Shadowing running backs, and delivering bone-rattling blows.
"That's like telling your premier running back that you're going to make sure he's doesn't get touched in a football game," Lewis said. "To come into camp and my defensive coordinator says, ‘You're not going to be touched,' I'm like a little kid all over again.
"I don't try to bash people and then try to get to the football. No, I get to the running back. No running back wants to face me in this league, and they know that."
First-year defensive coordinator Rex Ryan is instituting the aggressive 46 alignment his father, Buddy Ryan, ran with the fabled 1985 Chicago Bears that headlined Hall of Fame middle linebacker Mike Singletary.
"We're excited about getting the bull's-eye off Ray Lewis," Ryan said. "He doesn't need to be a nose guard this year. We should be in great shape against the running game. You don't have a blocker for Ray."
In the 3-4 defense run by former defensive coordinator Mike Nolan, the new San Francisco 49ers coach, Lewis often was wrestling with oversized offensive linemen.
At 6-foot-1, 245 pounds with exceptional speed, Lewis is undersized for taking on blocks and that crack in his armor was evident last season. Now, multiple defenders will again be walling off blockers from Lewis.
"It's always tough because that's when you have to humble yourself and you have to do whatever they tell you to do," Lewis said. "It didn't alter how I prepared and didn't alter my passion for the game. But it alters how dominant I can really be in this game."
Lewis registered 200 tackles last season along with one sack, a forced fumble and two fumble recoveries.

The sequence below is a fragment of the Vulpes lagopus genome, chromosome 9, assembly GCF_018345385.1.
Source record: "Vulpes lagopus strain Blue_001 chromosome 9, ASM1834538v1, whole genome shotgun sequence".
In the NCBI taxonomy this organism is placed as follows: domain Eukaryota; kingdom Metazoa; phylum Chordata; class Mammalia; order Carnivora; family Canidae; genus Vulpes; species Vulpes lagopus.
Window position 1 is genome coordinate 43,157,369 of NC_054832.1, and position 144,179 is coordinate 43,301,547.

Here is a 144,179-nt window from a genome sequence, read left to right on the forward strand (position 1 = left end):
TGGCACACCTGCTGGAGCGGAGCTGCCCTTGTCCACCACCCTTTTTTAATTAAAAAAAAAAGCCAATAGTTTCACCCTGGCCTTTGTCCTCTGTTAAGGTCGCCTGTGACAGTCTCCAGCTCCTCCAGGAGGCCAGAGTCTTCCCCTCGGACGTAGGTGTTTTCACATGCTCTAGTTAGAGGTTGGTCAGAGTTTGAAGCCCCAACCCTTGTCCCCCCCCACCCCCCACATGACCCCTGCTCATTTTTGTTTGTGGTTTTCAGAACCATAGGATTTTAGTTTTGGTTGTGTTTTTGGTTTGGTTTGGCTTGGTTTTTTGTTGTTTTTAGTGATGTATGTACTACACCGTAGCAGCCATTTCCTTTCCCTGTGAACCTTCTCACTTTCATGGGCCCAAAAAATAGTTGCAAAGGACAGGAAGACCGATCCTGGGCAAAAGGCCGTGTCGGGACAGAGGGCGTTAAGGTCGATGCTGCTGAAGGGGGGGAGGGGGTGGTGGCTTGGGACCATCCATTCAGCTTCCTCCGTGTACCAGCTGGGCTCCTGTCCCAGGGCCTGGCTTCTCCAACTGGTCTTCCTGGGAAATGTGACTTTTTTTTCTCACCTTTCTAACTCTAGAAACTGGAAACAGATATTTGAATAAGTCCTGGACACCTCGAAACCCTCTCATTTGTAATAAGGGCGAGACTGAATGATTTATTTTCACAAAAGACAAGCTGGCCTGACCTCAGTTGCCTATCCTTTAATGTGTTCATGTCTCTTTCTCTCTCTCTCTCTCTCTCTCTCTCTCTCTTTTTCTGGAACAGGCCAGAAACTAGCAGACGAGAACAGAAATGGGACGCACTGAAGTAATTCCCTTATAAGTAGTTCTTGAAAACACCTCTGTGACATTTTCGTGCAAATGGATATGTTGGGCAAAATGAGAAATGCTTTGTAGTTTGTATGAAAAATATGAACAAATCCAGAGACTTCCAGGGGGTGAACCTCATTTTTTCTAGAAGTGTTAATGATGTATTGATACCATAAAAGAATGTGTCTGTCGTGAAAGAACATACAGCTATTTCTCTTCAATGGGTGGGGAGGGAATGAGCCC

While the Ravens finished sixth in the NFL in total defense and eighth against the run, they allowed 178 rushing yards on 46 carries against the Kansas City Chiefs and 183 rushing yards on 42 attempts in a loss to the Pittsburgh Steelers.
"I never had to change anything, the scheme had to change," Lewis said. "The scheme has got to fit your players. It's the first time in history that I heard a linebacker compared to an offensive lineman.
"My thing is bashing running backs. That's what I want to get back to – having fun, and let them deal with me. That's what the 46 defense does."
The two-time NFL Defensive Player of the Year decided to take two months off after a 9-7 season where Baltimore missed the playoffs. Normally, Lewis takes three weeks off before resuming his rigorous workout regimen.
"The beauty of this offseason is I've had complete peace, perfect peace actually," Lewis said. "I got away from being involved in anything that had to do with football. Instead, I dealt with my family and my kids."
Entering his 10th season, Lewis celebrated his 30th birthday last month. He emphasized that he doesn't feel like his game is in decline.
"The beauty of it is you say, ‘You're getting old,'" Lewis said. "I say, ‘I'm getting better.'"
Amid speculation that Lewis would hold out because he wants to restructure the $50 million contract he signed in 2002 that included a $19 million signing bonus, the linebacker has attended minicamp for the last two weeks.
Lewis, who is slated to earn $5.5 million on a contract that runs through 2008, declined to elaborate on the situation.
"There is an appropriate time to talk about everything, and now is not the time to speak about a contract," Lewis said. "There's no need to talk about that at all."
When asked when he might be willing to discuss his contract, Lewis replied, "Whenever [the front office] feels the time is. I don't have nothing to say about it."
Aaron Wilson is the chief writer for RavensInsider.Com He is also the Ravens' reporter for the Carroll County Times in Westminster Maryland.
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